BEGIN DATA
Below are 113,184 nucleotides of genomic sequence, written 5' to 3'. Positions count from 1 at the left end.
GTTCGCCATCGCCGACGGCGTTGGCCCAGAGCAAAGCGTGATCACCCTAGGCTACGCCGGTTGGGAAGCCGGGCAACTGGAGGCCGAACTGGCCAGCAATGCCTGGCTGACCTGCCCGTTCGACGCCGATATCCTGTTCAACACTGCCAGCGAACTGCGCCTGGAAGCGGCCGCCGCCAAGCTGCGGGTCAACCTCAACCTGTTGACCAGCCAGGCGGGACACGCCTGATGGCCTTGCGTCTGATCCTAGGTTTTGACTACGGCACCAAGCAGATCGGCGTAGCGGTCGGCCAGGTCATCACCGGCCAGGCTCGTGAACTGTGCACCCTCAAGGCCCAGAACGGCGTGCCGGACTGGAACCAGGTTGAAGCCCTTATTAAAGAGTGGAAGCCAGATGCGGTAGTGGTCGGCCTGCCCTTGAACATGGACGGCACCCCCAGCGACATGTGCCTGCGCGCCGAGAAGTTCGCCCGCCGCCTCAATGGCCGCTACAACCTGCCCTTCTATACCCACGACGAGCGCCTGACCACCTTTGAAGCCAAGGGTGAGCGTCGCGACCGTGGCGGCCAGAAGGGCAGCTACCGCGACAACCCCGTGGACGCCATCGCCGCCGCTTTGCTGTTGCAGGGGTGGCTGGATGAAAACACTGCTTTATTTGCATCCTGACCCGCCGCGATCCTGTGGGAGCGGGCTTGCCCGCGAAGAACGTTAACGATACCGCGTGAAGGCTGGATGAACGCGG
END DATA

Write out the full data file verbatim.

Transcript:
Below are 113,184 nucleotides of genomic sequence, written 5' to 3'. Positions count from 1 at the left end.
GTTCGCCATCGCCGACGGCGTTGGCCCAGAGCAAAGCGTGATCACCCTAGGCTACGCCGGTTGGGAAGCCGGGCAACTGGAGGCCGAACTGGCCAGCAATGCCTGGCTGACCTGCCCGTTCGACGCCGATATCCTGTTCAACACTGCCAGCGAACTGCGCCTGGAAGCGGCCGCCGCCAAGCTGCGGGTCAACCTCAACCTGTTGACCAGCCAGGCGGGACACGCCTGATGGCCTTGCGTCTGATCCTAGGTTTTGACTACGGCACCAAGCAGATCGGCGTAGCGGTCGGCCAGGTCATCACCGGCCAGGCTCGTGAACTGTGCACCCTCAAGGCCCAGAACGGCGTGCCGGACTGGAACCAGGTTGAAGCCCTTATTAAAGAGTGGAAGCCAGATGCGGTAGTGGTCGGCCTGCCCTTGAACATGGACGGCACCCCCAGCGACATGTGCCTGCGCGCCGAGAAGTTCGCCCGCCGCCTCAATGGCCGCTACAACCTGCCCTTCTATACCCACGACGAGCGCCTGACCACCTTTGAAGCCAAGGGTGAGCGTCGCGACCGTGGCGGCCAGAAGGGCAGCTACCGCGACAACCCCGTGGACGCCATCGCCGCCGCTTTGCTGTTGCAGGGGTGGCTGGATGAAAACACTGCTTTATTTGCATCCTGACCCGCCGCGATCCTGTGGGAGCGGGCTTGCCCGCGAAGAACGTTAACGATACCGCGTGAAGGCTGGATGAACGCGG